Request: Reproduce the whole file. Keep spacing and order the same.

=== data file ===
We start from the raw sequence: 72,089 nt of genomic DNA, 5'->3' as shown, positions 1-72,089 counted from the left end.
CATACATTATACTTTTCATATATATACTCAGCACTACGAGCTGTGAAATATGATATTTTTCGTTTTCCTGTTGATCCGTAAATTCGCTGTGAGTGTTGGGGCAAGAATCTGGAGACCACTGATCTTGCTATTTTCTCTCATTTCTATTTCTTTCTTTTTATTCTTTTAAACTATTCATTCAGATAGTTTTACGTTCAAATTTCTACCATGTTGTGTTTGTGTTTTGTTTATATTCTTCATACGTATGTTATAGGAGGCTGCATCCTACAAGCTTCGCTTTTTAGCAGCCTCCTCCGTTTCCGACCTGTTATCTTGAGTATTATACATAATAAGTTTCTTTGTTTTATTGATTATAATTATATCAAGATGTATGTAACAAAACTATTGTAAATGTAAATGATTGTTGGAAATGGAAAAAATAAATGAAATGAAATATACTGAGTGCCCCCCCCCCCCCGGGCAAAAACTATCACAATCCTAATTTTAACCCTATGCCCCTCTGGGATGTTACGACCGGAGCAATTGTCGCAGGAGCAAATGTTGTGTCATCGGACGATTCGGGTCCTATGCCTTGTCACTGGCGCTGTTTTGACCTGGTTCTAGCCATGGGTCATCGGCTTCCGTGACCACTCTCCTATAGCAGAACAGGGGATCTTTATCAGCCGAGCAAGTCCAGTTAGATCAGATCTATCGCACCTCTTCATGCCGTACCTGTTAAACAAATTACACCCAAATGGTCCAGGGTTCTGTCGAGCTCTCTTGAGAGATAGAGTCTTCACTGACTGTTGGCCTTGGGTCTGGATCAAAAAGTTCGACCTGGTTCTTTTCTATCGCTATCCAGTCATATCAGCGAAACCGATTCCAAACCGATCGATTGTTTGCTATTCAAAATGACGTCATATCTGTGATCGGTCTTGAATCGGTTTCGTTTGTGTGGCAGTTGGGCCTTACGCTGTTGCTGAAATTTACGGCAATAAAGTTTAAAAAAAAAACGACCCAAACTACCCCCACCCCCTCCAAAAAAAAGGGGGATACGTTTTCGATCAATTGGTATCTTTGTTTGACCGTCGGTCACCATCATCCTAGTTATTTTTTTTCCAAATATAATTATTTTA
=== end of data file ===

We start from the raw sequence: 72,089 nt of genomic DNA, 5'->3' as shown, positions 1-72,089 counted from the left end.
CATACATTATACTTTTCATATATATACTCAGCACTACGAGCTGTGAAATATGATATTTTTCGTTTTCCTGTTGATCCGTAAATTCGCTGTGAGTGTTGGGGCAAGAATCTGGAGACCACTGATCTTGCTATTTTCTCTCATTTCTATTTCTTTCTTTTTATTCTTTTAAACTATTCATTCAGATAGTTTTACGTTCAAATTTCTACCATGTTGTGTTTGTGTTTTGTTTATATTCTTCATACGTATGTTATAGGAGGCTGCATCCTACAAGCTTCGCTTTTTAGCAGCCTCCTCCGTTTCCGACCTGTTATCTTGAGTATTATACATAATAAGTTTCTTTGTTTTATTGATTATAATTATATCAAGATGTATGTAACAAAACTATTGTAAATGTAAATGATTGTTGGAAATGGAAAAAATAAATGAAATGAAATATACTGAGTGCCCCCCCCCCCCCGGGCAAAAACTATCACAATCCTAATTTTAACCCTATGCCCCTCTGGGATGTTACGACCGGAGCAATTGTCGCAGGAGCAAATGTTGTGTCATCGGACGATTCGGGTCCTATGCCTTGTCACTGGCGCTGTTTTGACCTGGTTCTAGCCATGGGTCATCGGCTTCCGTGACCACTCTCCTATAGCAGAACAGGGGATCTTTATCAGCCGAGCAAGTCCAGTTAGATCAGATCTATCGCACCTCTTCATGCCGTACCTGTTAAACAAATTACACCCAAATGGTCCAGGGTTCTGTCGAGCTCTCTTGAGAGATAGAGTCTTCACTGACTGTTGGCCTTGGGTCTGGATCAAAAAGTTCGACCTGGTTCTTTTCTATCGCTATCCAGTCATATCAGCGAAACCGATTCCAAACCGATCGATTGTTTGCTATTCAAAATGACGTCATATCTGTGATCGGTCTTGAATCGGTTTCGTTTGTGTGGCAGTTGGGCCTTACGCTGTTGCTGAAATTTACGGCAATAAAGTTTAAAAAAAAAACGACCCAAACTACCCCCACCCCCTCCAAAAAAAAGGGGGATACGTTTTCGATCAATTGGTATCTTTGTTTGACCGTCGGTCACCATCATCCTAGTTATTTTTTTTCCAAATATAATTATTTTA